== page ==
Australian moves for anaphylaxis legislation
20 September 2005
Australian moves for anaphylaxis legislation highlights trans-Tasman divide
A New South Wales Coroners Court recommendations for new legislation to help protect children who suffer from severe allergic reactions highlights how far behind New Zealand is.
Deputy State Coroner Jacqueline Milledge called for legislation similar to the Canada’s ‘Sabrina’s Law’ after an inquest into the death of 13-year-old Sydney schoolboy, Hamidur Rahman, who died from an anaphylactic reaction after eating peanut butter at a school camp in March 2002.
This legislation would make it mandatory that all staff in both schools and childcare centres in the public and private sector be trained in allergy awareness and emergency treatment. The legislation would also safeguard teachers and staff from prosecution if an act done to manage or save a child were undertaken in ‘good faith’.
These findings have been welcomed by the Australasian Society of Clinical Immunology and Allergy (ASCIA) — a professional body of allergy specialists — and patient-based support groups Anaphylaxis Australia Inc and Allergy New Zealand.
Auckland-based paediatric allergist and New Zealand representative of ASCIA’ s Anaphylaxis Working Party Dr Jan Sinclair says New Zealand is in a worse position than Australia because there is no national approach to manage allergies in pre-schools and schools.
“The reason we’re in a worse position is because our health and education departments haven’t identified severe food allergies as an issue to address. It has been left to families in pre-school groups to instigate any training and awareness.”
She says that in schools, the level of awareness and training is variable and often public health nurses have picked up that allergic children don’t even have a management plan.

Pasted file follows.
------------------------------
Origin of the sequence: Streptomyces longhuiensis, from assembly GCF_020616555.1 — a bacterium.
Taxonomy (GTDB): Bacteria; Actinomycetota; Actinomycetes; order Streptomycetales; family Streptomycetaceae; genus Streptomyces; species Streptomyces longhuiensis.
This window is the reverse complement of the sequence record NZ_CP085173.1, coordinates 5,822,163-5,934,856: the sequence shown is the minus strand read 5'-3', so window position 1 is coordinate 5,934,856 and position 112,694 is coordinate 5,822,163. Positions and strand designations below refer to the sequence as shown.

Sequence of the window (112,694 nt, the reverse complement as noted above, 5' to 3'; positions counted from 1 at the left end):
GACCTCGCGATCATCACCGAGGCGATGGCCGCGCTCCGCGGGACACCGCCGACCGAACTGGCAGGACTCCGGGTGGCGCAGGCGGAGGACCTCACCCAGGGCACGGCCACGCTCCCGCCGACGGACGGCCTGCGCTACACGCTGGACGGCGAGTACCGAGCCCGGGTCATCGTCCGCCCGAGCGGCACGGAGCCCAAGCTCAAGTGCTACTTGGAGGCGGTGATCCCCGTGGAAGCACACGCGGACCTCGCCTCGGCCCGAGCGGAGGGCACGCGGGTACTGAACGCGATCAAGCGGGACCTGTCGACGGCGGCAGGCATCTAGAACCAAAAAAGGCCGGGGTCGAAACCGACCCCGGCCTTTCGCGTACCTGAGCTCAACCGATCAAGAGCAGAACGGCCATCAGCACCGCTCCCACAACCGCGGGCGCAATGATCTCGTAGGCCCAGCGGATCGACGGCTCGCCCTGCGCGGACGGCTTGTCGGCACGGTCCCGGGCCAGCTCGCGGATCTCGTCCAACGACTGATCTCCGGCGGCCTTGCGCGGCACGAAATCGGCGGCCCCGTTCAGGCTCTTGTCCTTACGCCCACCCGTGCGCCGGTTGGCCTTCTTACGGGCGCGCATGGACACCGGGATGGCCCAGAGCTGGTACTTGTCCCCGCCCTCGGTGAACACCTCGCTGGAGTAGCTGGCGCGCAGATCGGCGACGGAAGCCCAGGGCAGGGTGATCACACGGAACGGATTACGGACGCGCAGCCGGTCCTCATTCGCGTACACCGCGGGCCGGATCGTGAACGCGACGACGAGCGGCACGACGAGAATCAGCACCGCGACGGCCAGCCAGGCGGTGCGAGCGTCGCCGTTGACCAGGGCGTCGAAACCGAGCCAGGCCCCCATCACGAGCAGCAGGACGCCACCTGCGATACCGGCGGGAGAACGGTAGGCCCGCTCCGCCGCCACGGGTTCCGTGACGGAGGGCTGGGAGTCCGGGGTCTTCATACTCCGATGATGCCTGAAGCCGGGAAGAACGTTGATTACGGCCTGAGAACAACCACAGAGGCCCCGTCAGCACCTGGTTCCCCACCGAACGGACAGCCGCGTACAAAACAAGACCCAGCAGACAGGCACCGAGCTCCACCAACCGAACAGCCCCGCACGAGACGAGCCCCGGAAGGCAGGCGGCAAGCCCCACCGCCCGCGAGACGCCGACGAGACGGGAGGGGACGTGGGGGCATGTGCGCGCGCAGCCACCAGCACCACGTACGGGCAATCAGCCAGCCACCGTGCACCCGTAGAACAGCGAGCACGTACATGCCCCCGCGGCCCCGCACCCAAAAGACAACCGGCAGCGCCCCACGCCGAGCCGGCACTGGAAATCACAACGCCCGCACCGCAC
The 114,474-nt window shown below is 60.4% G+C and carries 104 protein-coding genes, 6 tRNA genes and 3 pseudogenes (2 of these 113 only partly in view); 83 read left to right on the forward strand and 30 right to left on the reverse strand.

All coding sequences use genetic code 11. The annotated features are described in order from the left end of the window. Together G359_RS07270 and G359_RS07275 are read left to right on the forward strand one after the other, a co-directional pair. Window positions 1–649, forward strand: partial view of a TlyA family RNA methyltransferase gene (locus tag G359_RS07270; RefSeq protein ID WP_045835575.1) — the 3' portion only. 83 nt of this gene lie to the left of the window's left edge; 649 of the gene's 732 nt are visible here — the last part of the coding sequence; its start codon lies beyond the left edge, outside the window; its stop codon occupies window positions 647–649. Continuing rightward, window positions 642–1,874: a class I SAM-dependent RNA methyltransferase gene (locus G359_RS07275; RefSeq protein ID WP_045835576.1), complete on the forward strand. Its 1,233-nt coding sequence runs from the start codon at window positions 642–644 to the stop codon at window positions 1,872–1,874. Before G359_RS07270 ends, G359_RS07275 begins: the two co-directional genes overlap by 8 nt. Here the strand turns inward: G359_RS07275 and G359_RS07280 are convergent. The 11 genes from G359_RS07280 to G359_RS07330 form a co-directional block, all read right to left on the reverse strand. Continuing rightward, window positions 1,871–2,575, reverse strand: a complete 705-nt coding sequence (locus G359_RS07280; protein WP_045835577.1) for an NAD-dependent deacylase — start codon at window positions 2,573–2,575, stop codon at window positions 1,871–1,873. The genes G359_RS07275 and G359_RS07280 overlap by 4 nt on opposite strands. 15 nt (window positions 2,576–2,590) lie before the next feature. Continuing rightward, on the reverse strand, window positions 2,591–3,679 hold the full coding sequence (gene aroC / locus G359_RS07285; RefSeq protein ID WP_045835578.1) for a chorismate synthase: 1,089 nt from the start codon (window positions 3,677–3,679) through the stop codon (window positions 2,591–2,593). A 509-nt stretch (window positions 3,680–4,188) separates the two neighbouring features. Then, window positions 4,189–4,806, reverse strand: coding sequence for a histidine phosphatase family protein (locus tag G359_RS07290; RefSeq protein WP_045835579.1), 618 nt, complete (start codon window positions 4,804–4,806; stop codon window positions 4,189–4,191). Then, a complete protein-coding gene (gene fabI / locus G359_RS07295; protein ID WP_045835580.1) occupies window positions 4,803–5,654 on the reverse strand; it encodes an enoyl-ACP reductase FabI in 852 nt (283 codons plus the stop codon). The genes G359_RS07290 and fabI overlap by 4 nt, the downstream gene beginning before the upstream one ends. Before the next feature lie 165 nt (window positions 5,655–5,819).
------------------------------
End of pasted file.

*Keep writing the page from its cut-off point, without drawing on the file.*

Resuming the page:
“Children with severe allergies need to be identified as being at risk,” Dr Sinclair says. “They need to have a management in place between family or caregivers and the school in order to manage accidental exposures to foods that trigger an allergic reaction and treat them if they do occur.”
In contrast, NSW implemented a policy on guidelines to manage anaphylaxis in schools in 2003.
Ms Milledge made 17 recommendations to the NSW education minister, health minister and the attorney-general to improve awareness of the danger of food allergies.
Allergy New Zealand applauds these findings and is in the midst of making approaches to the Education and Health departments to follow Australia’s path.
“We have been working in this area for years, using our education kits to help both parents and schools work together to implement management plans and minimise risk,” says Allergy New Zealand’s spokesperson Inga Stünzner.
“However, the recent developments in Australia and Canada have really spurred us on to push for compulsory anaphylaxis training in schools and preschools. We don’t want to wait for a death for this to happen.”
“Anaphylaxis is manageable if people are educated on its everyday management. This means getting a correct diagnosis, understanding what triggers an allergic reaction, what symptoms to look out for and how to treat it.”